Katie’s 4th foster parent, Jackie Keller, has the tools to offer Katie a homely environment that is close to Katie’s needs in order to preserve safe attachments. Nonetheless, her mission is filled with difficulties and her efforts are met by Katie’s systematic rejection or indifference. Katie’s second therapist, Allison Kaplan, offers Jackie her valuable assistance and advice. Allison is presented as being a highly trained therapist who has experience working with children suffering from severe attachment difficulties. The dynamics of their interaction allow us to gradually witness the emergence of elements that predict Katie’s recovery, such as changes in her models of the world and her perspective on commitment and affection. One of the key-aspects in her intervention is focus on the elimination of shame from Katie’s life. The book focuses on the idea that shame must be reduced from the start rather than allowing it to develop during therapy. For example, Allison describes how her practice focuses on instances in the child’s existence that result in feeling shame and how the process of exploring said feeling results in a response filled with both shame and rage. By accepting the response, the therapist assists the child in integrating their response in their sense of self. The usefulness of this intervention is reflected in the effect resolved shame-related issues have on the manifestation of anger which will be reduced. Another positive effect is represented by the fact that the child will be more willing to form an attachment to their parents through experiences of attunement and support from their parents. The child finds a new sense of self-worthiness that can be seen in his interactions with his/her caregivers.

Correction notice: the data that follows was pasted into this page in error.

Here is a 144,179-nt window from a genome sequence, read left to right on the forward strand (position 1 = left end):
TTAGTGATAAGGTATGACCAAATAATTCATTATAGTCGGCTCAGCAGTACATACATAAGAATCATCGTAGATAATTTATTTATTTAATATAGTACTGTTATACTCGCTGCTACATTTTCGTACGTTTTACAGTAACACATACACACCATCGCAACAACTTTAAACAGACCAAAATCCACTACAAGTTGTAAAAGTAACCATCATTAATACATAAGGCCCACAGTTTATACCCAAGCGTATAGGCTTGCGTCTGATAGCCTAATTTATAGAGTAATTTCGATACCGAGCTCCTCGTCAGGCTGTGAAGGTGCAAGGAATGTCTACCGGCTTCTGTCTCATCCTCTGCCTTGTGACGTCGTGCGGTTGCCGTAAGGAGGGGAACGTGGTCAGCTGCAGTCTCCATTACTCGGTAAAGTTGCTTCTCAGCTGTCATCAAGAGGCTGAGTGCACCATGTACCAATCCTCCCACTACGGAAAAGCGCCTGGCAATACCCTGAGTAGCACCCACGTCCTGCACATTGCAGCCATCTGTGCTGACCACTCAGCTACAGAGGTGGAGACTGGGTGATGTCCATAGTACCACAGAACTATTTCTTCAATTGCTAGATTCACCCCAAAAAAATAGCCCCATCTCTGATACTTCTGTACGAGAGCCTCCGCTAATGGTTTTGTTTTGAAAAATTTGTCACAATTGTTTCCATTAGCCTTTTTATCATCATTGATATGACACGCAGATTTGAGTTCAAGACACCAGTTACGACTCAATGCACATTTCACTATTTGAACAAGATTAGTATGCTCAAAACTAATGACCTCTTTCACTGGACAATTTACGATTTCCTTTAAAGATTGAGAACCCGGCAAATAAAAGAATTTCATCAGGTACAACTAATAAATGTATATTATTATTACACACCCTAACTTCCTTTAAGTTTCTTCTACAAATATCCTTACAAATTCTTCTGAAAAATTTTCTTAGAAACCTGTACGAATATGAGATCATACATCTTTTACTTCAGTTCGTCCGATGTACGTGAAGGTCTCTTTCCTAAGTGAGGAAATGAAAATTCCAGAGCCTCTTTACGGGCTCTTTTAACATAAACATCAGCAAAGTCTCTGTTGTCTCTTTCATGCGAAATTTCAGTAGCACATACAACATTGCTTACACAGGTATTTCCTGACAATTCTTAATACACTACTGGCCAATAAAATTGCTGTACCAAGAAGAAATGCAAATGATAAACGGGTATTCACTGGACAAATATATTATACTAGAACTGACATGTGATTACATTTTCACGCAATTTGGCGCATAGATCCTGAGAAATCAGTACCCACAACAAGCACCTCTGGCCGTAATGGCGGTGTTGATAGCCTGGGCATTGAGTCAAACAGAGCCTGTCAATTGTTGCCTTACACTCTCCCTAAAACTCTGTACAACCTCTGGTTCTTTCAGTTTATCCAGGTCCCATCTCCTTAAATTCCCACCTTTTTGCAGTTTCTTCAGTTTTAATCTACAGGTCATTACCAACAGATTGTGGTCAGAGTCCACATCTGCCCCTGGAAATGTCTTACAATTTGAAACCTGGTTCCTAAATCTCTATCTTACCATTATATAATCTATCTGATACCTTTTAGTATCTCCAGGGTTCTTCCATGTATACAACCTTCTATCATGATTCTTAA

A third key figure in Hughes book is Steven Fields, Katie Harrison’s caseworker. He is an extensively-informed and committed individual who is dedicated to improving Katie’s quality of life (through adequate therapy and a new placement), although he does not fully understand Katie’s attachment issues. However, he gains an improved understanding of Katie’s situation once his wife gives birth to their child.